Relations strained between Sam and Lily, but Lily herself, invited us round to tea/supper next Saturday…Perhaps this may bring about a reconciliation, though Lily said that Sam had threatened to leave her if she did not go with him to Mum’s over Rosh Hashono [Jewish New Year].  Must impress on Sam that refusal to visit a husband’s mother, however legitimately distressing to the husband, does not justify a husband leaving his wife.

How futile all this weak, anaemic, stilted sentences are. Why the bloody, f — g hell couldn’t Sam be living happily, in a decent job, with a loving wife and two or three or four loving kids. The short answer is he was too good (the past tense is deliberate). He was good and weak, too, unfortunately (too good to leave Mum to my tender mercies, or to fend for herself; but perhaps also too weak to fend for himself). Perhaps now he is less good and is just in no position to be strong.

 

Part 99: Tuesday August 14th 1962, 3.40 p.m.

A propos the last sentence of the previous entry, [The truth is, Edith is jealous of the quiet, competent manner in which I handle the children.], Max was grizzling at 1.45p.m. while Doreen, who had called to take E. out for a break, was having a coffee in the kitchen with us. I more or less drove E. out of the house, went up to M., found him standing up in his cot with his nappy off (he now has nappies only when sleeping) and a neat turd on his sheet. It was the work of a moment for J. to take the turd in his fingers and dispose of it in the lavatory pan, take M. to the bathroom, pacify him with boats in the wash basin, clean him up (a globule of excrement needed removing from his podex, no more) and have both children fast asleep within minutes.

If it had been E. there would have been commotion, semi-tearful “oh-dear, – Maxie!”-s, “I-can’t-sit-down-for-a-minute”s, a new sheet on the cot…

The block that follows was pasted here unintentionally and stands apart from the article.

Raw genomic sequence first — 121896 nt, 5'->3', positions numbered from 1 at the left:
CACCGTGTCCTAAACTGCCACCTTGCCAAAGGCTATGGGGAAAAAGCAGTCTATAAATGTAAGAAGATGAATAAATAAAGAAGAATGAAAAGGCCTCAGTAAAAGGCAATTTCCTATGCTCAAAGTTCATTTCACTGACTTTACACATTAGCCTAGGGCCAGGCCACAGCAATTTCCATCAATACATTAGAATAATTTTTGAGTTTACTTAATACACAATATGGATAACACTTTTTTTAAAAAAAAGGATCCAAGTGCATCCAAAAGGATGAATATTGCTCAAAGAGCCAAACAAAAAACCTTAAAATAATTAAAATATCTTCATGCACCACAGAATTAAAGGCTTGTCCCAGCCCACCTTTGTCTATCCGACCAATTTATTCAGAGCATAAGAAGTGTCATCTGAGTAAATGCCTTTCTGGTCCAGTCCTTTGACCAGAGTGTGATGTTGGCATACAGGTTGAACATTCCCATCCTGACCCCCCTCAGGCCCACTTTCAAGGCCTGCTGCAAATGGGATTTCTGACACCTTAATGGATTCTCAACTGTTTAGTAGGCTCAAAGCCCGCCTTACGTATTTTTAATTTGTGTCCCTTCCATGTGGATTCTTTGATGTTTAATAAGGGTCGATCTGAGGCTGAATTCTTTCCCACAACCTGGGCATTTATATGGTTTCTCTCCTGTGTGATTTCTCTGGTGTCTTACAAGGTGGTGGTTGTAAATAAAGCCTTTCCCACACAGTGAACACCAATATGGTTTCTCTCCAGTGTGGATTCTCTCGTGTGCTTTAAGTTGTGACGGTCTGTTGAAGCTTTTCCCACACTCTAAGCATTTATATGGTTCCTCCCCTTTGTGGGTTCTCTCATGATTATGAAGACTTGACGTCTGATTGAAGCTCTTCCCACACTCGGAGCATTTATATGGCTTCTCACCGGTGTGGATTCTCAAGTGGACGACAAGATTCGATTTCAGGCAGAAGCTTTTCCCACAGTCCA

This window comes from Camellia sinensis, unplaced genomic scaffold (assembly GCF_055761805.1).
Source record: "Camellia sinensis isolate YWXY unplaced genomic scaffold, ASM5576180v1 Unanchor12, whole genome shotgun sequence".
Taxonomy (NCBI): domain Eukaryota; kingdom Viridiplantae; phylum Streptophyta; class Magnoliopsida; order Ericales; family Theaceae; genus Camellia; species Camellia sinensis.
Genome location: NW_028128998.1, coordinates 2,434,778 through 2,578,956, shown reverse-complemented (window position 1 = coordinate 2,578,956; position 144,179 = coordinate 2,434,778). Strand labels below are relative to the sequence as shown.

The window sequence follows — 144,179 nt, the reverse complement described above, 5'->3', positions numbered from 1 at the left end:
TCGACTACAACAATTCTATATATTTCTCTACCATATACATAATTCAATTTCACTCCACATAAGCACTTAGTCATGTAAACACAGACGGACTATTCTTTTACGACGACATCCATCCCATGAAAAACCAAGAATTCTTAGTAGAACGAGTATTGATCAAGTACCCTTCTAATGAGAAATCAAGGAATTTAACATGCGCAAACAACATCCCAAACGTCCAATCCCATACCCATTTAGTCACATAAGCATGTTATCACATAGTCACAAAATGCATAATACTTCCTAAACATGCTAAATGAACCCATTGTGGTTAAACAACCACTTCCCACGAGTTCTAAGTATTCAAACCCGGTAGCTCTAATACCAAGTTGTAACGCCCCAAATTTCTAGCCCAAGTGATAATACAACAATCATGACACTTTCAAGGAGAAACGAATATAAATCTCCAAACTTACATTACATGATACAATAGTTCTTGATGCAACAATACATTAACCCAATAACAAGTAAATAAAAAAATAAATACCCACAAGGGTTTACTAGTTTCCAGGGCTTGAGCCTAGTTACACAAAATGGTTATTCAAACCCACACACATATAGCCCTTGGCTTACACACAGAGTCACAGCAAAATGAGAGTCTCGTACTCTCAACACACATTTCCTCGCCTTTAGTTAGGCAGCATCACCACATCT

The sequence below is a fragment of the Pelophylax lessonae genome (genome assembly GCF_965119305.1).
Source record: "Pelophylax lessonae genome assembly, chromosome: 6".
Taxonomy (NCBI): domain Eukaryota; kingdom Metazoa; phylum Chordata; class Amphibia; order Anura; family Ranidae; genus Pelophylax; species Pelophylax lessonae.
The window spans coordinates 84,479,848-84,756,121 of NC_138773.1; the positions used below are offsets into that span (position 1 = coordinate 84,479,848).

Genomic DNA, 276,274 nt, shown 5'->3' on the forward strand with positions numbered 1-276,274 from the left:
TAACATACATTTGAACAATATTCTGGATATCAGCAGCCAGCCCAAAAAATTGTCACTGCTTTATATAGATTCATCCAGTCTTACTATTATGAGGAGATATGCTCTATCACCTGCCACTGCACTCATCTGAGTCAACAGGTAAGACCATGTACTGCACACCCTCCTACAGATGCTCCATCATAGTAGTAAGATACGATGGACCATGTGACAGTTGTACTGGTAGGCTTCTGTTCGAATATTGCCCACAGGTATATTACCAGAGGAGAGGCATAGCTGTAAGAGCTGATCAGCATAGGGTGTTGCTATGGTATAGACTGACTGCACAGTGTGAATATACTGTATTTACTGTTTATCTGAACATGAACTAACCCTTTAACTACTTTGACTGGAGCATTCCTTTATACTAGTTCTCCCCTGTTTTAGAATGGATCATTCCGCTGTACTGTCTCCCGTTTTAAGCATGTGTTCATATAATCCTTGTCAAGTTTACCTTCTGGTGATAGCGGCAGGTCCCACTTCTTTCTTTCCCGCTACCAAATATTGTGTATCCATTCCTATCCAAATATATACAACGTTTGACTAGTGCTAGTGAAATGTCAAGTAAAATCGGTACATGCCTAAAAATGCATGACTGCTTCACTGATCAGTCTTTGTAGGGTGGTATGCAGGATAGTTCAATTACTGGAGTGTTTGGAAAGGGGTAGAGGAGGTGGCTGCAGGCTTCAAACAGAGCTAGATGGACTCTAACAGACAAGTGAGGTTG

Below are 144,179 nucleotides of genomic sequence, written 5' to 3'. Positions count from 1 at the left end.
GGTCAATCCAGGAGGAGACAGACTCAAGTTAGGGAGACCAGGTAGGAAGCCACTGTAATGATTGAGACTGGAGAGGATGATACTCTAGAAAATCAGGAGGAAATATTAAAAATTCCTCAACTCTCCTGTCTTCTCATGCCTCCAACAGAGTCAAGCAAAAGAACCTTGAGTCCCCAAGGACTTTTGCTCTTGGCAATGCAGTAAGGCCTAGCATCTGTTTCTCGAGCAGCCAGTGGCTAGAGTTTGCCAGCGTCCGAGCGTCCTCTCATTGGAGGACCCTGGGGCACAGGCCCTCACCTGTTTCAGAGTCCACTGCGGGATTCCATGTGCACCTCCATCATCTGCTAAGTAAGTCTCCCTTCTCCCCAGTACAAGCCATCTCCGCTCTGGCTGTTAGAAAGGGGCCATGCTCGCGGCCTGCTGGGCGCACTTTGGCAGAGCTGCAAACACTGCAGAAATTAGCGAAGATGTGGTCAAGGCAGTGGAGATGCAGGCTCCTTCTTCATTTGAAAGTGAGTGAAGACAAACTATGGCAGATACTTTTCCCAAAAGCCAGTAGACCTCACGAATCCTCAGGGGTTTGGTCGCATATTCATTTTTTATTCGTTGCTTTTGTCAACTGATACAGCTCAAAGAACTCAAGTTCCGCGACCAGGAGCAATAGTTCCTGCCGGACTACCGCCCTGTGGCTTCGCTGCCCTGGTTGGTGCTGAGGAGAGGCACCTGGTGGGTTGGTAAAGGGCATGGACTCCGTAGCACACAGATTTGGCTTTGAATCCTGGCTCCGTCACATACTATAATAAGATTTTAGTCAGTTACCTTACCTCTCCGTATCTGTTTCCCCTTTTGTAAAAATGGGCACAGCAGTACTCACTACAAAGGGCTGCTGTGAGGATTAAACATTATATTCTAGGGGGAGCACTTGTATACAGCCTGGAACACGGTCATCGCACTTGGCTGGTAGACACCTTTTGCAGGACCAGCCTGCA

We all went to Richard [Gabriel Richard Stern, a good friend who helped with Polish and Russian words in Mumme Loohshen] on Sunday, by coach to Dorking (just over two hours in the coach, the children took it very well), whence Richard picked us up with Daphne, his eight year old stepdaughter. Going back Richard took us all the way from Burpham, an hour-and-a-half’s drive. A very enjoyable day. Richard has a nice, (yes, nice, H.L. [Baudelaire’s hypocrite lecteur]) £4,200 house.

Esther laid on a very good spread and the kids enjoyed themselves on the swing in the garden and riding Daphne’s tricycle. We enjoyed ourselves speculating on the Richard-Esther-Daphne relationship (Esther was divorced from her Israeli husband). Richard said to us that he and Esther were “not ideally suited” – they have been married just over a year. The trouble is that Esther does not come up to Joyce Ollet’s standards. (Joyce was the committed R.C. from whom Richard eventually broke off – she rang this morning to tell us she was expecting. She is now married to a very high up atom man in Reading. She is coming up for 40; Esther is in her early thirties.

Rose Wagreich, wife of Harry Wagreich, brother of Sam Wagreich, top N.Y. G.P., was over with her 16-year-old daughter. The daughter makes barely intelligible noises – I can only get one word in ten – and understands what is said through lip-reading, I gather. Rose fears she is going blind. Harry teaches physics at City College, Rose teaches elementary school. Rose was wonderful; her loving patience with her daughter is beyond all praise. She was the unwitting cause of another bust-up at Ambrose Avenue, apparently the bust-up to end all bust-ups, Mum was present, but was specifically exculpated by Sam [brother]. I’m hopeful things will right themselves again. It is, alas, obvious that Sam and Lily are not ideally suited, but then how many married couples are?

Part 98: Sunday August 5th 1962, 3.15 p.m.

Well, the course is over. A first-rate affair. 105 teacher-students, divided into 7 groups, each under an H.M.I. To my surprise, most of the students were very well up in their French…(one woman, a Mrs Whitfield, non-Jewish, taught at Carmel College)…It was a joy to hear good cultured French.

I allowed myself to be our group’s rapporteur of the discussions pédagogiques, i.e., discussions on French teaching method…Our lectures were held in the Rue Henri Heine, and I cogitated throughout the fortnight on a Heine lead-in – “Heinrich Heine, now better known to us as Henri Heine, wrote a series of articles (an article?) for the Revue des Deux Mondes entitled “Confessions of a Poet…” and the idea was to link this with “Confessions of a Rapporteur”. In the event…when my turn came I abandoned the Heine lead-in, gave a perfunctory account of our very pedestrian discussions, but finished up with the vous-me-pardonnerez-c’est-votre-metier gag – I just couldn’t avoid parading Heine.